II.

         A motion for summary judgment should be granted if the “movant shows that there is no genuine dispute as to any material fact and the movant is entitled to judgment as a matter of law.” Fed.R.Civ.P. 56(a). The moving party has the initial burden of identifying where to look in the record for evidence “which it believes demonstrate the absence of a genuine issue of material fact.” Celotex Corp. v. Catrett, 477 U.S. 317, 323 (1986).

         The burden then shifts to the opposing party who must set out specific facts showing “a genuine issue for trial.” Anderson v. Liberty Lobby, Inc., 477 U.S. 242, 250 (1986) (citation omitted). “The party opposing summary judgment cannot rest on its pleading or allegations, to prevail, they must present material evidence in support of their allegations.” Leonard v. Robinson, 477 F.3d 347 (6th Cir. 2007) (citing Celotex Corp v. Catrett, 477 U.S. 317 (1986)). The Court must view the evidence and draw all reasonable inferences in favor of the non-movant and determine “whether the evidence presents a sufficient disagreement to require submission to a jury or whether it is so one-sided that one party must prevail as a matter of law.” Anderson, 477 U.S. at 251-52.

         III.

         The Family and Medical Leave Act (FMLA) makes it unlawful for an employer to “interfere with, restrain, or deny the exercise of or the attempt to exercise, any right provided under this subchapter, ” or to retaliate or discriminate against an employee for doing so. 29 U.S.C.A. § 2615(a)(1)-(2). “Absent direct evidence of unlawful conduct, FMLA-retaliation claims are evaluated according to the tripartite burden-shifting framework announced in McDonnell Douglas Corp. v. Green, 411 U.S. 792 (1973).” Bryson v. Regis Corp., 498 F.3d 561, 570 (6th Cir. 2007).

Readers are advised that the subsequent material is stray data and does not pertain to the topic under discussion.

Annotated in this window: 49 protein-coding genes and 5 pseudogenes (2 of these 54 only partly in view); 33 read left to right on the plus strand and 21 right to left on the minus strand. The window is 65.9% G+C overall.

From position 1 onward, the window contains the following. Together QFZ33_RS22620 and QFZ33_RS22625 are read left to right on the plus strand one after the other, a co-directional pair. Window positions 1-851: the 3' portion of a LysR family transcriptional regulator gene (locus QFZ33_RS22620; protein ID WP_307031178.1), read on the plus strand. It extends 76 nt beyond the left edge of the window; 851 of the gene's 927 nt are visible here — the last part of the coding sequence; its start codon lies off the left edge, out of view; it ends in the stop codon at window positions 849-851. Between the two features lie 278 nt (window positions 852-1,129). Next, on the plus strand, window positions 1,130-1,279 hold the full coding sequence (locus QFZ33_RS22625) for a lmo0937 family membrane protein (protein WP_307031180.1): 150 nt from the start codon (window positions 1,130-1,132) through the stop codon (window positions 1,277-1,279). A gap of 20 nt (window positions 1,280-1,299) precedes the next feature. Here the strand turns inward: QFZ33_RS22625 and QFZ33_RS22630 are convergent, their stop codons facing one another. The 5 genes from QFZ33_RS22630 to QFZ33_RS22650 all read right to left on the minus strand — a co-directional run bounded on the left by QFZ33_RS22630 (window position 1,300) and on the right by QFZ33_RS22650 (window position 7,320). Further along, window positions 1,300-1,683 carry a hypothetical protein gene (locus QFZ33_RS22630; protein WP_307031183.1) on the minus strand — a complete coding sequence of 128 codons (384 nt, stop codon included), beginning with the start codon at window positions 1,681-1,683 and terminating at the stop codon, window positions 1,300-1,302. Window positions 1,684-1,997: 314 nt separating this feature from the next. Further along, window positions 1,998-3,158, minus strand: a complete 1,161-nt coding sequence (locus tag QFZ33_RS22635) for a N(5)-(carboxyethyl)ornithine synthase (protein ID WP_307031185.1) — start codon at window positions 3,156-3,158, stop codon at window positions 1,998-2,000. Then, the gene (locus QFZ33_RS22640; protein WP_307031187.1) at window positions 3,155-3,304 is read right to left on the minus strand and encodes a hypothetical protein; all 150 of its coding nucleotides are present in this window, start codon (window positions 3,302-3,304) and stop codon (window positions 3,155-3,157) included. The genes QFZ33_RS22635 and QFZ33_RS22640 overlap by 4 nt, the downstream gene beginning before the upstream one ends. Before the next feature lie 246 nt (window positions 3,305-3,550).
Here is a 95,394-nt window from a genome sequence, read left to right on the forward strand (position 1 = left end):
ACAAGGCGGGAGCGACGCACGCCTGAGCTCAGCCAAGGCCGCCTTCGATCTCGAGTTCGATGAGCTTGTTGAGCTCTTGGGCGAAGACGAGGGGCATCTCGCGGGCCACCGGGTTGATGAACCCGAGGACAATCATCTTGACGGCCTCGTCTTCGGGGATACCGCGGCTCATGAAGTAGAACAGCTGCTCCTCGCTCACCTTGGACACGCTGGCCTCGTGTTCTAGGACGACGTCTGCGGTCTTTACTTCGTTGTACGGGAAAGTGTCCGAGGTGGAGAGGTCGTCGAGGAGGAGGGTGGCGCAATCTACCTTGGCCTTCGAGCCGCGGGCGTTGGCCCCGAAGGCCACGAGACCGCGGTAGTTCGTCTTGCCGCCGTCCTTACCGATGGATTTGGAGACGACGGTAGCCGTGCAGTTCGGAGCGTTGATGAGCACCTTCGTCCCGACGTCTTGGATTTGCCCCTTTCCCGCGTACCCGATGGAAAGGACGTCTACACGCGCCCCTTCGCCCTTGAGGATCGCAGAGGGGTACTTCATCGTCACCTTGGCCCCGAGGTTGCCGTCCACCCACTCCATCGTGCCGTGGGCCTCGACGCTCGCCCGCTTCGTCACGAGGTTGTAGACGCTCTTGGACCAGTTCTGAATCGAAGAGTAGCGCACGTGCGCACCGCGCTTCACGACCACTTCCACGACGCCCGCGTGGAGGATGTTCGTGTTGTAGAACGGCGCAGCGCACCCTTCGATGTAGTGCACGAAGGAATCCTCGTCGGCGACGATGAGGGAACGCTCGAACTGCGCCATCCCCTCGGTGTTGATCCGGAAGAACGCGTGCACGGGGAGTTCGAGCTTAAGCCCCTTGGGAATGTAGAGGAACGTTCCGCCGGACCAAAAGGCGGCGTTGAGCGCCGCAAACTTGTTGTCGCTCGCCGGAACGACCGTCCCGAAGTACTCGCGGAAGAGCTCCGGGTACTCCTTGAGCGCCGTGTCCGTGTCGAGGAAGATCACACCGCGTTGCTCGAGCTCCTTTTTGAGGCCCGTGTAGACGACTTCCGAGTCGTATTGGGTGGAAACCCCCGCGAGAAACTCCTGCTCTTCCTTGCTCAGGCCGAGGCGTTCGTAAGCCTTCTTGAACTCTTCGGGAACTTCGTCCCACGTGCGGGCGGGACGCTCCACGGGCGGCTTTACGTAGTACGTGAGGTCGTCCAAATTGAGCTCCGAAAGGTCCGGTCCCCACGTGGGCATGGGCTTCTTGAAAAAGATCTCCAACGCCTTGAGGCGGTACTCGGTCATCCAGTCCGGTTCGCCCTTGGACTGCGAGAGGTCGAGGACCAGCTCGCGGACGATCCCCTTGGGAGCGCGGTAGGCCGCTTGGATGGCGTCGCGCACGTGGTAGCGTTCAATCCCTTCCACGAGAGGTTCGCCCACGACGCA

A.

         To establish a prima facie case of FMLA retaliation, a plaintiff must show “(1) she was engaged in an activity protected by the FMLA; (2) the employer knew that she was exercising her rights under the FMLA; (3) after learning of the employee's exercise of FMLA rights, the employer took an employment action adverse to her; and (4) there was a causal connection between the protected FMLA activity and the adverse employment action.